A common-law marriage is established in Colorado when two parties consent to live as husband and wife. Both parties maintain an open assumption of a marital relationship, which means that both parties present themselves to the public as part of a married couple.
Additionally, couples must also meet several criteria outlined in several Colorado statutes. For example, a common-law marriage agreement made after September 1, 2006, is considered valid if both parties were 18 years old, or older, at the time of the marriage. If the marriage agreement is not prohibited, the common-law marriage is valid.
Colorado prohibits the following types of marriages:
- Bigamous Marriage – One party was already married at the time of the marriage
- Incestuous Marriage – Marriage between relatives
- Ancestor/Descendent, Sister/Brother, Aunt/Nephew, Uncle/Niece
Top 10 Questions
- Will being in a common-law marriage affect my legal rights after a break-up?
Potentially. You could encounter the same claims for property division and alimony that you would in a traditional divorce.
- Can I be common-law married if we haven’t cohabitated for 10 years?
Yes, you can. There is no minimum period to be considered common-law married under Colorado law.
- Does it matter if my family and friends think that I am married?
In the context of a legal dispute, especially one with money involved, count on your “ex” to claim otherwise and get all their friends and family to support their claim. You will be proving, one way or the other, whether you “hold yourself out” as married. This can get very complicated and very expensive rather quickly in court.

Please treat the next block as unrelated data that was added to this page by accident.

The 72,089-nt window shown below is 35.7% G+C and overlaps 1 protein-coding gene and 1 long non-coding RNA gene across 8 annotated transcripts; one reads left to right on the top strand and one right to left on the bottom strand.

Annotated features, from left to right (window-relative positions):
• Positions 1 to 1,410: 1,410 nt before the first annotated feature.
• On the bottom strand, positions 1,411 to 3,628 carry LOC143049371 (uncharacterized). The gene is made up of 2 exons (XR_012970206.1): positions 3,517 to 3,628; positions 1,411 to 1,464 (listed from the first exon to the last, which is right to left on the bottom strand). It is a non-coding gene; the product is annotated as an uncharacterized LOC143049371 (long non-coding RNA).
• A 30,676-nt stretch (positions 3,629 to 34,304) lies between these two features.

- If we have children, are we automatically common-law married?
Not necessarily. Remember, the essential element of common-law marriage is whether you hold yourself out to be “husband” and “wife.”
- What if I told my insurance provider that I am married so that my partner could receive benefits? Will this single incident come back and hurt me?
It could. Keep in mind that any public declarations regarding your marital status can come back and hurt you in the future.
- If we are considered common-law married, can we just “annul” our marriage?
Unfortunately, no. If you are common-law married, you must go through a formal “dissolution of marriage” proceeding. These are commonly referred to as divorce proceedings.
- What if we have no plans for a wedding ceremony? Can I still be considered common-law married?
Yes. You may be common-law married regardless of your plans for a formal wedding or other future celebration.
- I filed a joint tax return. Since this is a federal issue, will this be used against me in a state court?
Most likely, yes. It absolutely can, and it almost certainly will, be used against you in court by your ex’s legal team.
- I am in a strong, committed relationship. If this doesn’t change, common-law marriage doesn’t really matter to me, right?
Wrong. Should you die unexpectedly, your partner may be legally entitled to inherit your assets. This could potentially keep your money and belongings away from your biological heirs.
- I might be in a common-law marriage. I have nothing to worry about unless the relationship is coming to an end, right?
Wrong. It is important for you to know all your rights. Additionally, you should be aware of the steps that you can take to protect yourself.
Should I Hire an Attorney?
If you have legal questions about your relationship, or if you need guidance dealing with your rights and responsibilities at any point in your relationship, you should connect with an expert family law attorney. Contact Liberty Law Center today to discuss your unique situation.